And at that point, the crowd caught up, and that was the end of my time with him.  But when I got home that night, I sent him an e-mail telling him that life is too short, do what you love.  Go back to the hedge fund and write more occasionally for the rest of us.  His reply was brief as usual, and if my memory is any good it was something like:

Can’t do that.  Gotta get the price of theStreet.com over the IPO price.

Even at the time, that made me blink.  Make the stock rise by more than a factor of 10?  That would be Herculean at minimum.

But, that gives you an insight into Cramer’s mind at one point.  He’s already thought along those lines.  He’s no dummy.  He knows how difficult it would be — and he has pursued that effort for a number of years.  My sense is that he has given up, or maybe something close to that.  The price of TheStreet has been remarkably stable for the past five years, despite all efforts made…

6) But does Cramer have no legacy from TheStreet?  I would argue he does.  He enriched the investment writing world in two ways: he created a bunch of young savvy journalists that occupy many places in the broader investment journalism world, and he encouraged a lot of clever investors to write for him.

We are all better off as a result of both of these, even if the benefits never went to shareholders.  It’s a tough business, and even the best enterprises have a hard time making money at it.

7) Perhaps the complainant needs to be reminded of one of Marty Whitman’s principles on value investing: “Something off the top.”  Control of a company is a valuable thing, and one of the reasons is that a closely-held company does not merely pay the controlling owner dividends, they often receive something off the top.  That is true of Cramer here, with a salary of $3.5 million/year.  Why should he relinquish that?  In his mind, he may think that he has tried to turn it around for years to no avail.  If the company is not likely to ever get back to a significantly higher price, why should he knock himself out on a hopeless mission that he has already tried?

8 ) So, with that, let the complainant contact his fellow shareholders and ask for help.  I’m not sure they will agree with the prescription, though they might like to see some actions taken.  Personally, I can’t get excited about it; I would be inclined to pass, and quietly sell my shares into the current strength generated by the complainant.

Full disclosure: no positions in any companies mentioned here, and as they used to say at TheStreet, I am writing about a microcap stock, so they would typically not allow articles on it without a big warning, if at all.  To make it plain: don’t buy any TST shares as a result of what I wrote here.  Thanks.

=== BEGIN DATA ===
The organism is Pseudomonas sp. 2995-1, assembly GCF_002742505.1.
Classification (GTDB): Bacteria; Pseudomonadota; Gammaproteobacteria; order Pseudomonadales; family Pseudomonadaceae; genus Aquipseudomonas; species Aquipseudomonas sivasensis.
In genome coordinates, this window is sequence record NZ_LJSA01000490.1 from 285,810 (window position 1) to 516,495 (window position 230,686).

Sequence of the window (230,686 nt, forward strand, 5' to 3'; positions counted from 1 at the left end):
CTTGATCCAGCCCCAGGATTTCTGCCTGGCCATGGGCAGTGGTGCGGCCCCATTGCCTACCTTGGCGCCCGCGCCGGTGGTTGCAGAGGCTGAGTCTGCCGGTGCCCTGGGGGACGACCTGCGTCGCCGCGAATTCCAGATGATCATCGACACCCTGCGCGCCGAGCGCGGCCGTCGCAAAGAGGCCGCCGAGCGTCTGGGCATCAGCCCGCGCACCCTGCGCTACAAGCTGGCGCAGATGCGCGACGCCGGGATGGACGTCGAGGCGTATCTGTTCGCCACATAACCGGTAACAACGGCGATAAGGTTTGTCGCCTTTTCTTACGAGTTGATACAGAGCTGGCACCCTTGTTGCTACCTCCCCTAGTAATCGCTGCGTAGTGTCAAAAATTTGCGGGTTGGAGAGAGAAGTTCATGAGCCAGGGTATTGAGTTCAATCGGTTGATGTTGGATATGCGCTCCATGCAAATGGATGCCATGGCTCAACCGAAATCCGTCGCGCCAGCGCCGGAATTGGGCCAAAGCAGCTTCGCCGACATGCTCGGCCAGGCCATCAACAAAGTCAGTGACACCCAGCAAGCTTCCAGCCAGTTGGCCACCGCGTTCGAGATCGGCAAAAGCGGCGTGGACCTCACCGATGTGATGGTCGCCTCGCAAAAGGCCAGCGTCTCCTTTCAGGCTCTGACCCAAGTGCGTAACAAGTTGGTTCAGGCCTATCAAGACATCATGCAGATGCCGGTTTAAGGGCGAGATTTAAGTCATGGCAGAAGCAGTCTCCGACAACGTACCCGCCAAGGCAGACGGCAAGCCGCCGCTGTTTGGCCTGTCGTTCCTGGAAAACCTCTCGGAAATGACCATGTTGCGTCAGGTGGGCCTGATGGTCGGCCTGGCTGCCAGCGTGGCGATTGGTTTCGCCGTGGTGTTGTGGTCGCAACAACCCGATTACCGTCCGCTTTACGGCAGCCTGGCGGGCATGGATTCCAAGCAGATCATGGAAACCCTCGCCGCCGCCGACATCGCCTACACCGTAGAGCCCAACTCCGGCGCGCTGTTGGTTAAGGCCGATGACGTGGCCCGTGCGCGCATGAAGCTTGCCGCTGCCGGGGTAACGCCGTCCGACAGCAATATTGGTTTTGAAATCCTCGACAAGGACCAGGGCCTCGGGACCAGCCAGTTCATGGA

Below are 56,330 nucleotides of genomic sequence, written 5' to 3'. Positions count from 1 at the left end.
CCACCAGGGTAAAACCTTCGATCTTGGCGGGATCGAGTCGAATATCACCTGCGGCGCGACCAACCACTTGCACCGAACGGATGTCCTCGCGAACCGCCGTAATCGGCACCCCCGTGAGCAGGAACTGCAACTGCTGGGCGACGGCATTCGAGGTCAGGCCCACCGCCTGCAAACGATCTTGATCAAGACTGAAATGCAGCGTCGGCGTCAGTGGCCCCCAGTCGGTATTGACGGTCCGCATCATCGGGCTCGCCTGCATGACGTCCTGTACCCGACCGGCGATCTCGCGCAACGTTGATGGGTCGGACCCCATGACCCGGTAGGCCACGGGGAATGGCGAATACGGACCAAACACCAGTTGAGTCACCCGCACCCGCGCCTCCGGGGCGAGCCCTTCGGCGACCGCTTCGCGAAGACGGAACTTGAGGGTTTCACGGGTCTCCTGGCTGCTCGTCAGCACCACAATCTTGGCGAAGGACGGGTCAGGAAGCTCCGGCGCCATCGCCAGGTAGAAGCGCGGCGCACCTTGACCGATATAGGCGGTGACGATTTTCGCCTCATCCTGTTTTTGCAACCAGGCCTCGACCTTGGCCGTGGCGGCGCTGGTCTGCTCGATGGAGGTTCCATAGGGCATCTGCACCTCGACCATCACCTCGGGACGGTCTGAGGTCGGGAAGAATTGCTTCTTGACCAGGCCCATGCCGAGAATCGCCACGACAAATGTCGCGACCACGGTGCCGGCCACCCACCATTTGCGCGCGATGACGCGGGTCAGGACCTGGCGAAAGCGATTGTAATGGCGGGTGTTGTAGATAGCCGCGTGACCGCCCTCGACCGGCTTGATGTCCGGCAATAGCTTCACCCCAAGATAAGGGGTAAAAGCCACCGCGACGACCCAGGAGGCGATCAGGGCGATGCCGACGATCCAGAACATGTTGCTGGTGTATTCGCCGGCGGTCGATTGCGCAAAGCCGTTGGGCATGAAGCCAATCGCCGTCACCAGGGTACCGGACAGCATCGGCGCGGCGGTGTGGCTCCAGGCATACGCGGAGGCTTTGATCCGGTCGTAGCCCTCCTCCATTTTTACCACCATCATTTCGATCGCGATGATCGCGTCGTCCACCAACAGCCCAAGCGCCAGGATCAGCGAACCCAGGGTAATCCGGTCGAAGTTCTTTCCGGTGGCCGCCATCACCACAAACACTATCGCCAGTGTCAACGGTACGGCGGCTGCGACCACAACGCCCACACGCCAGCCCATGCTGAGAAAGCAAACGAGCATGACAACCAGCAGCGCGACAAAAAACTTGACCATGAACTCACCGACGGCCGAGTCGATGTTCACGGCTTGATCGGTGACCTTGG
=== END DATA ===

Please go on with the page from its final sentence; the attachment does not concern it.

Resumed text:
Previous article Insights from an ETF Strategist: Brad Thompson, CFA
Next article Netflix, Inc. CEO Says Days Of Traditional TV Are Numbered
David J. Merkel, CFA, FSA — 2010-present, I am working on setting up my own equity asset management shop, tentatively called Aleph Investments. It is possible that I might do a joint venture with someone else if we can do more together than separately. From 2008-2010, I was the Chief Economist and Director of Research of Finacorp Securities. I did a many things for Finacorp, mainly research and analysis on a wide variety of fixed income and equity securities, and trading strategies. Until 2007, I was a senior investment analyst at Hovde Capital, responsible for analysis and valuation of investment opportunities for the FIP funds, particularly of companies in the insurance industry. I also managed the internal profit sharing and charitable endowment monies of the firm. From 2003-2007, I was a leading commentator at the investment website RealMoney.com. Back in 2003, after several years of correspondence, James Cramer invited me to write for the site, and I wrote for RealMoney on equity and bond portfolio management, macroeconomics, derivatives, quantitative strategies, insurance issues, corporate governance, etc. My specialty is looking at the interlinkages in the markets in order to understand individual markets better. I no longer contribute to RealMoney; I scaled it back because my work duties have gotten larger, and I began this blog to develop a distinct voice with a wider distribution. After three-plus year of operation, I believe I have achieved that. Prior to joining Hovde in 2003, I managed corporate bonds for Dwight Asset Management. In 1998, I joined the Mount Washington Investment Group as the Mortgage Bond and Asset Liability manager after working with Provident Mutual, AIG and Pacific Standard Life. My background as a life actuary has given me a different perspective on investing. How do you earn money without taking undue risk? How do you convey ideas about investing while showing a proper level of uncertainty on the likelihood of success? How do the various markets fit together, telling us us a broader story than any single piece? These are the themes that I will deal with in this blog. I hold bachelor’s and master’s degrees from Johns Hopkins University. In my spare time, I take care of our eight children with my wonderful wife Ruth.

No posts to display